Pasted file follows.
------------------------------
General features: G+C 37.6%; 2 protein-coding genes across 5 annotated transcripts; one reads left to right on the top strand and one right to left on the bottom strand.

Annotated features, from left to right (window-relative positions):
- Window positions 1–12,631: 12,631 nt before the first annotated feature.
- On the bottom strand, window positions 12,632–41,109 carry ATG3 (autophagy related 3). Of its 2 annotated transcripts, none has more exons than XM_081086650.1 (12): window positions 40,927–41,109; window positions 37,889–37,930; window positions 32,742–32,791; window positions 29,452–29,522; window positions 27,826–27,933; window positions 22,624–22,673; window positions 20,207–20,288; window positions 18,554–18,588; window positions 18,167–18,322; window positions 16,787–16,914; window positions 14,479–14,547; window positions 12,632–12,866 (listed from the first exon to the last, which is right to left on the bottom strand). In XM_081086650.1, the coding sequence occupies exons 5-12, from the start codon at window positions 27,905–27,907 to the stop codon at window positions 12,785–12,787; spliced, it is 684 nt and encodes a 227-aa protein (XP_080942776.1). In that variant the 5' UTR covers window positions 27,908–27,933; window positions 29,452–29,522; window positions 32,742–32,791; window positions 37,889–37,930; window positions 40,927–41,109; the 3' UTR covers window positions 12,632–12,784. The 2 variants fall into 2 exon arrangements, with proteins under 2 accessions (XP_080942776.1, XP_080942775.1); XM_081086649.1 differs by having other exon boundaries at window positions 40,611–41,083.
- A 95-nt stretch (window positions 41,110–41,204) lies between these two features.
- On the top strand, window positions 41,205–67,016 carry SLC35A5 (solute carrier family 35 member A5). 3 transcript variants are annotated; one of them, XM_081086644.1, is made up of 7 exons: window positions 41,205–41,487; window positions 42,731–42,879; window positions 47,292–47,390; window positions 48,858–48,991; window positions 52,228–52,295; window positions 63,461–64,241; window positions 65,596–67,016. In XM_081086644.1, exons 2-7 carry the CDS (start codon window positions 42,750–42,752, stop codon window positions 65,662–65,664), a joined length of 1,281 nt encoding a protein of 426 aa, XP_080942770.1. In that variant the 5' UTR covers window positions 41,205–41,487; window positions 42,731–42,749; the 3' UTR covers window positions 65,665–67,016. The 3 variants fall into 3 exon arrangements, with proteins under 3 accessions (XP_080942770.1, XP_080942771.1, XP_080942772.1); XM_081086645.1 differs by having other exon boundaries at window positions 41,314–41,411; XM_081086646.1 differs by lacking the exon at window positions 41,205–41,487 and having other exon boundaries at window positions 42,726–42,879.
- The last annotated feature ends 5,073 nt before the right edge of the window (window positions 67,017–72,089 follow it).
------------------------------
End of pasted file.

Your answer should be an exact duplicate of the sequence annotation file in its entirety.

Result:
General features: G+C 37.6%; 2 protein-coding genes across 5 annotated transcripts; one reads left to right on the top strand and one right to left on the bottom strand.

Annotated features, from left to right (window-relative positions):
- Window positions 1–12,631: 12,631 nt before the first annotated feature.
- On the bottom strand, window positions 12,632–41,109 carry ATG3 (autophagy related 3). Of its 2 annotated transcripts, none has more exons than XM_081086650.1 (12): window positions 40,927–41,109; window positions 37,889–37,930; window positions 32,742–32,791; window positions 29,452–29,522; window positions 27,826–27,933; window positions 22,624–22,673; window positions 20,207–20,288; window positions 18,554–18,588; window positions 18,167–18,322; window positions 16,787–16,914; window positions 14,479–14,547; window positions 12,632–12,866 (listed from the first exon to the last, which is right to left on the bottom strand). In XM_081086650.1, the coding sequence occupies exons 5-12, from the start codon at window positions 27,905–27,907 to the stop codon at window positions 12,785–12,787; spliced, it is 684 nt and encodes a 227-aa protein (XP_080942776.1). In that variant the 5' UTR covers window positions 27,908–27,933; window positions 29,452–29,522; window positions 32,742–32,791; window positions 37,889–37,930; window positions 40,927–41,109; the 3' UTR covers window positions 12,632–12,784. The 2 variants fall into 2 exon arrangements, with proteins under 2 accessions (XP_080942776.1, XP_080942775.1); XM_081086649.1 differs by having other exon boundaries at window positions 40,611–41,083.
- A 95-nt stretch (window positions 41,110–41,204) lies between these two features.
- On the top strand, window positions 41,205–67,016 carry SLC35A5 (solute carrier family 35 member A5). 3 transcript variants are annotated; one of them, XM_081086644.1, is made up of 7 exons: window positions 41,205–41,487; window positions 42,731–42,879; window positions 47,292–47,390; window positions 48,858–48,991; window positions 52,228–52,295; window positions 63,461–64,241; window positions 65,596–67,016. In XM_081086644.1, exons 2-7 carry the CDS (start codon window positions 42,750–42,752, stop codon window positions 65,662–65,664), a joined length of 1,281 nt encoding a protein of 426 aa, XP_080942770.1. In that variant the 5' UTR covers window positions 41,205–41,487; window positions 42,731–42,749; the 3' UTR covers window positions 65,665–67,016. The 3 variants fall into 3 exon arrangements, with proteins under 3 accessions (XP_080942770.1, XP_080942771.1, XP_080942772.1); XM_081086645.1 differs by having other exon boundaries at window positions 41,314–41,411; XM_081086646.1 differs by lacking the exon at window positions 41,205–41,487 and having other exon boundaries at window positions 42,726–42,879.
- The last annotated feature ends 5,073 nt before the right edge of the window (window positions 67,017–72,089 follow it).